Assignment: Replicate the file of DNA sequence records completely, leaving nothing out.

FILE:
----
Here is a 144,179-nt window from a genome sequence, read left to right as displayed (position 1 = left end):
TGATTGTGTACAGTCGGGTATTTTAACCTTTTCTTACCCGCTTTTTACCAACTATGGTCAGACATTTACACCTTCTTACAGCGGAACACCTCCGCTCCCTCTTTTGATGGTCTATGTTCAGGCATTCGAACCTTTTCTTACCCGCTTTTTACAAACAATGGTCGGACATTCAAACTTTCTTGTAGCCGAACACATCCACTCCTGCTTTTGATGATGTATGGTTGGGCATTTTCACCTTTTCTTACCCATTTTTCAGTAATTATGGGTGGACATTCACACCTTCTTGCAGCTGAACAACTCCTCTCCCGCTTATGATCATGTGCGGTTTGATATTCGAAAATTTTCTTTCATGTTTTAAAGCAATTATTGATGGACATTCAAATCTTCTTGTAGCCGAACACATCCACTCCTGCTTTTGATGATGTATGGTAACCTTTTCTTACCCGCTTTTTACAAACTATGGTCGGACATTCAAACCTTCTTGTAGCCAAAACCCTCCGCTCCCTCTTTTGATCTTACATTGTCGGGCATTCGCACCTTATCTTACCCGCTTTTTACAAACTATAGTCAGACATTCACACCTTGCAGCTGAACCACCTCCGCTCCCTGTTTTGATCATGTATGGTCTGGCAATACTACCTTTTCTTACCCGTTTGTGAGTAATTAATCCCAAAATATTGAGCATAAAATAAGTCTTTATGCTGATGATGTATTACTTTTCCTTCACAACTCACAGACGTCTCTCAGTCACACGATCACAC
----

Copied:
Here is a 144,179-nt window from a genome sequence, read left to right as displayed (position 1 = left end):
TGATTGTGTACAGTCGGGTATTTTAACCTTTTCTTACCCGCTTTTTACCAACTATGGTCAGACATTTACACCTTCTTACAGCGGAACACCTCCGCTCCCTCTTTTGATGGTCTATGTTCAGGCATTCGAACCTTTTCTTACCCGCTTTTTACAAACAATGGTCGGACATTCAAACTTTCTTGTAGCCGAACACATCCACTCCTGCTTTTGATGATGTATGGTTGGGCATTTTCACCTTTTCTTACCCATTTTTCAGTAATTATGGGTGGACATTCACACCTTCTTGCAGCTGAACAACTCCTCTCCCGCTTATGATCATGTGCGGTTTGATATTCGAAAATTTTCTTTCATGTTTTAAAGCAATTATTGATGGACATTCAAATCTTCTTGTAGCCGAACACATCCACTCCTGCTTTTGATGATGTATGGTAACCTTTTCTTACCCGCTTTTTACAAACTATGGTCGGACATTCAAACCTTCTTGTAGCCAAAACCCTCCGCTCCCTCTTTTGATCTTACATTGTCGGGCATTCGCACCTTATCTTACCCGCTTTTTACAAACTATAGTCAGACATTCACACCTTGCAGCTGAACCACCTCCGCTCCCTGTTTTGATCATGTATGGTCTGGCAATACTACCTTTTCTTACCCGTTTGTGAGTAATTAATCCCAAAATATTGAGCATAAAATAAGTCTTTATGCTGATGATGTATTACTTTTCCTTCACAACTCACAGACGTCTCTCAGTCACACGATCACAC